In reply to an earlier post on Jun 19, 2014 9:23:13 AM PDT
Last edited by the author on Jun 19, 2014 9:35:03 AM PDT
Law Geek says:
You may know your children best, but the author has done more research on crime rates and the probability of predators snatching your kids, has researched the psychology of modern parenting that prioritizes suspicion over trust, and has probably spent more time using this information to logically deduce what is the more rational behavior in most situations. Perhaps if you had read the book, or had done more than merely browse the blog, you would have caught that fact.

I'm sure that you do know your child better than anyone else does, but if you're grossly overestimating the number of predators lurking around every corner waiting to snatch up your child, can you really say you're fully equipped to calculate what is best for him? Isn't the ideal thing to do to add that knowledge of your child to the additional knowledge of what dangers are real and which are exaggereated, to make better choices?

Also, our parenting decisions are based not on a fully objective analysis of what is best for our kids, but rather built on a cultural framework that tends to favor helicopter parenting. Do we think that scheduling every day of their lives and supervising them every moment is best because that is our reasoned analysis, or because we live in a society that drums those values into our head? Without giving the opposite perspective a fair chance it is difficult to tell.

That being said, if your child isn't mature or responsible enough to be careful in traffic, then it sounds very reasonable to me that you don't let him ride the bus alone. There are very real dangers out there as well, especially when one is crossing the street or near traffic. I don't know your specific situation, and there could be countless good reasons for every one of your parenting decisions. I am only saying that you seem to be buying into the very same "stranger danger" myths that the book is designed to debunk, so you should not dismiss its point of view so quickly.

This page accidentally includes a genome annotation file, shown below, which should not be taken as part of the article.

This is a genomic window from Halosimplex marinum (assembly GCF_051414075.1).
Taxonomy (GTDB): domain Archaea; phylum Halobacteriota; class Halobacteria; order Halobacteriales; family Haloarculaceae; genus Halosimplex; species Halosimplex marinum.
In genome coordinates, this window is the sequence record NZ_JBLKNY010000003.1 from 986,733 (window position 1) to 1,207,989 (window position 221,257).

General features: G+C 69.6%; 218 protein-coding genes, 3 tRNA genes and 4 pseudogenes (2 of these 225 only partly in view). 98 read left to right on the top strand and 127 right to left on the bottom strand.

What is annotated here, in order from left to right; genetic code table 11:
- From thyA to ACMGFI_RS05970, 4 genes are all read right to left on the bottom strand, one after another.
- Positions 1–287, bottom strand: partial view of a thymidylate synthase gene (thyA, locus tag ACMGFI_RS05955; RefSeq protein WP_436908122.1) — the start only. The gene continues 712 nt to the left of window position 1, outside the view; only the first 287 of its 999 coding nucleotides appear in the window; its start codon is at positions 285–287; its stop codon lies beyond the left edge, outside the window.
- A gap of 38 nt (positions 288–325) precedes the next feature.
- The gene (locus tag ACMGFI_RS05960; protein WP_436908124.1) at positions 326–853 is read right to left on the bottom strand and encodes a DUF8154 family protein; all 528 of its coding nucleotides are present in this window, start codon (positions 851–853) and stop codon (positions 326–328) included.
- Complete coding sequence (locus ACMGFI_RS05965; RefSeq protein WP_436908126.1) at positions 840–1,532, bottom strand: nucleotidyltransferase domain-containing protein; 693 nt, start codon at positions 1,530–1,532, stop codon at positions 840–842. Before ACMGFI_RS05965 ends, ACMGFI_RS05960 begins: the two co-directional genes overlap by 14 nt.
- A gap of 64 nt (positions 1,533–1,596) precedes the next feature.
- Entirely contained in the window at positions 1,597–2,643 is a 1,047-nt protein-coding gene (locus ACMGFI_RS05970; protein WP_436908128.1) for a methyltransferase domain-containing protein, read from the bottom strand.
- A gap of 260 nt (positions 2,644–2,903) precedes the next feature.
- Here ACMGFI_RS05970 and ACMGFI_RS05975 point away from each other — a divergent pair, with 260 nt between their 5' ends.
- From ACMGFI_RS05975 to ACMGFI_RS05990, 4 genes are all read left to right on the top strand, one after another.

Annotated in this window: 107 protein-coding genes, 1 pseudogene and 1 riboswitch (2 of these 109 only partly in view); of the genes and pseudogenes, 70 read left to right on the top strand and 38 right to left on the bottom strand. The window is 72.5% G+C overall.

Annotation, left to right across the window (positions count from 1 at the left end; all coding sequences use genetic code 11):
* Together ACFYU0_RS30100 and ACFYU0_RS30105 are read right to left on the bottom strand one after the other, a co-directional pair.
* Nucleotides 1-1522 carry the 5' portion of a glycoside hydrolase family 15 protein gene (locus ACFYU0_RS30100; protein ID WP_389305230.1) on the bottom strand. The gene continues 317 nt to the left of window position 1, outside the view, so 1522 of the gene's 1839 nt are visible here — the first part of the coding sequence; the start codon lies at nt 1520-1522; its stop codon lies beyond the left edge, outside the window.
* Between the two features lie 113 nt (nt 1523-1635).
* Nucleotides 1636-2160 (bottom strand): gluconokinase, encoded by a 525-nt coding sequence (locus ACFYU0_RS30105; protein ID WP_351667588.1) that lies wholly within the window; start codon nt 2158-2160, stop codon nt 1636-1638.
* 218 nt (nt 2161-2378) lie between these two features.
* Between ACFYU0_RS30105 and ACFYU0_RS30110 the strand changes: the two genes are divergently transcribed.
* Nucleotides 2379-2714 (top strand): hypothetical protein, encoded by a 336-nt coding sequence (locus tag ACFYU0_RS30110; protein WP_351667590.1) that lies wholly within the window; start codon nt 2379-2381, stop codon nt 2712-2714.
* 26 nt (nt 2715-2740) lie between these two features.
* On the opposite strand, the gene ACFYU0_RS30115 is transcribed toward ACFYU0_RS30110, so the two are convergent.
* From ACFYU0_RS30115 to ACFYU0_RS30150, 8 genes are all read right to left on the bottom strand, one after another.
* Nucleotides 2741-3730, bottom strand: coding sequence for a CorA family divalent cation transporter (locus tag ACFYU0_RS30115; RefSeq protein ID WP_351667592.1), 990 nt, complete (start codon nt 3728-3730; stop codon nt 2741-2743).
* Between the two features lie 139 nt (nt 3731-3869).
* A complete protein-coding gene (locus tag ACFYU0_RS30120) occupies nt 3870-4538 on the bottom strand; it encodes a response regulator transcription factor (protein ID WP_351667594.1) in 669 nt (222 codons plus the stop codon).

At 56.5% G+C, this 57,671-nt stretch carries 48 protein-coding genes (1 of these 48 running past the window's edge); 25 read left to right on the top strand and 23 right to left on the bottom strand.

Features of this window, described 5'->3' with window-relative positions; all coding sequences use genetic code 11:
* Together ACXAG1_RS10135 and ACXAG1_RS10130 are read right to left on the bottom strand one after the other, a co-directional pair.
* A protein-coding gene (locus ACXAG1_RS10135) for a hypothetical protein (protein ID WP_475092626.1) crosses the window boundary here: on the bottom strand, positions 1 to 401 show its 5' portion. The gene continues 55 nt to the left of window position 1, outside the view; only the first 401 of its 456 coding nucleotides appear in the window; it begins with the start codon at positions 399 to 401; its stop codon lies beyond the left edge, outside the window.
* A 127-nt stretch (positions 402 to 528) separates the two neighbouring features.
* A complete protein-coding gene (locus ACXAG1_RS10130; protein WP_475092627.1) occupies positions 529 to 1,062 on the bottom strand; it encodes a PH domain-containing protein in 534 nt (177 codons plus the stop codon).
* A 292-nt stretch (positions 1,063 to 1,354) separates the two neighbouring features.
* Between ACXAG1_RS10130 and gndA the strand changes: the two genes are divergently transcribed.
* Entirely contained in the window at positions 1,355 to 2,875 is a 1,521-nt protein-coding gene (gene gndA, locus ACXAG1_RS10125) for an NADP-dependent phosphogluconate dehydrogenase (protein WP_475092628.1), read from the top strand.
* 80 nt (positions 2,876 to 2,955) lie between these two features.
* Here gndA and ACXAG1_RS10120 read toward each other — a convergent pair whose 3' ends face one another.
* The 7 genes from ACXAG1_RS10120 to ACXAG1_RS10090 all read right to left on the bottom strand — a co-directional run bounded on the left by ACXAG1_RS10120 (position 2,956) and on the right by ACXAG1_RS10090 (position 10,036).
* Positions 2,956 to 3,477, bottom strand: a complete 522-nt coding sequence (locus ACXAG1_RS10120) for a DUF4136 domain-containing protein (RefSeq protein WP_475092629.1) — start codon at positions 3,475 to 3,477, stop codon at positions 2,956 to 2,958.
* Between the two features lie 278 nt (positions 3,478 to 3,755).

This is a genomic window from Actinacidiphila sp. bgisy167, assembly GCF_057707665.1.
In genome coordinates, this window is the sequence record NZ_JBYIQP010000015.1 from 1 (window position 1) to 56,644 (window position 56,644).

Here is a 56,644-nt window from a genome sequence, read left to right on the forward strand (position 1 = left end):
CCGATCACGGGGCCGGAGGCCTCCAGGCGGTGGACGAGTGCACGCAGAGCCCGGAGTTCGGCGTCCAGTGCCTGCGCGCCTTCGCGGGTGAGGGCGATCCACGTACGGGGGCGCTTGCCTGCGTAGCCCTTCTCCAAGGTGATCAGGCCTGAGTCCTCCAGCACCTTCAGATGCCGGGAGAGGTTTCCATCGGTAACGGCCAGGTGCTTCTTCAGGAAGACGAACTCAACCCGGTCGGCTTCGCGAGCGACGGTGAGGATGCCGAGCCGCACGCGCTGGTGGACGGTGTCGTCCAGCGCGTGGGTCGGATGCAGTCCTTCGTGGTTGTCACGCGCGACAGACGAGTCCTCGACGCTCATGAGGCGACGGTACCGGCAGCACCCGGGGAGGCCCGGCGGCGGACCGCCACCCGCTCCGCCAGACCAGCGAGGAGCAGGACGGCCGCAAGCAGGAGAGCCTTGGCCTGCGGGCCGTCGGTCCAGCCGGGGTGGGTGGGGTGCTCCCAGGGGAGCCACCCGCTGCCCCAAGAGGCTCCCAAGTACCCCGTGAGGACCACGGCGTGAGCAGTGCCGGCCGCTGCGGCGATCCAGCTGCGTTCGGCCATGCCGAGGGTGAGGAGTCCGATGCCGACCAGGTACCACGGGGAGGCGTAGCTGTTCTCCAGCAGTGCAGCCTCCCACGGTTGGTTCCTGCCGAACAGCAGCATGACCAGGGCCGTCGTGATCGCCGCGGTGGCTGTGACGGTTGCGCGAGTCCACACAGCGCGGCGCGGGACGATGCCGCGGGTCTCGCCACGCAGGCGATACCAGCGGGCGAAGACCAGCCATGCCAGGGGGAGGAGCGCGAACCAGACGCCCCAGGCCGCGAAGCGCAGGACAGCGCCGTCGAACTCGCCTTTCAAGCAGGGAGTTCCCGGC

Posted on Jun 19, 2014 2:06:28 PM PDT
I find it really strange that people are up in everyone's business about the best way to raise children. The thing is, when you have children, you get to parent them the way you want and how you feel is in the best interest of your child. Mother's and women should stop bullying and enforcing their parenting styles upon others. It is getting ridiculous. If you want to parent the "free range" style then do it, if you want to be more cautious, then do it. As Dr. Seuss said "Those that mind don't matter, and those that matter don't mind".

In reply to an earlier post on Nov 22, 2014 9:58:19 PM PST
Last edited by the author on Nov 22, 2014 10:08:02 PM PST
catmarilyn9 says:
My friends daughter is 11 years old now and she's knows how to ride a bus by herself to and from school on hers own and with hers friends or she's goes with hers olders brothers and sisters and on weekends she's take a bus and goes to the santa Monica pier on hers own to meets hers friends there at the santa Monica pier and they hang out together at the pier and she's also flies alone by herself she's will fly up to northern ca to visits with hers brothers and sisters who are going to college at uc Berkeley college her dad drop hers off at the airport and hers sisters pick hers up at the airport. She's been flying on hers own since she's was eight years old. The kids also go to summer camp every summer and they like the freedom of being away from there parents for a fews months of the summer and getting a break from them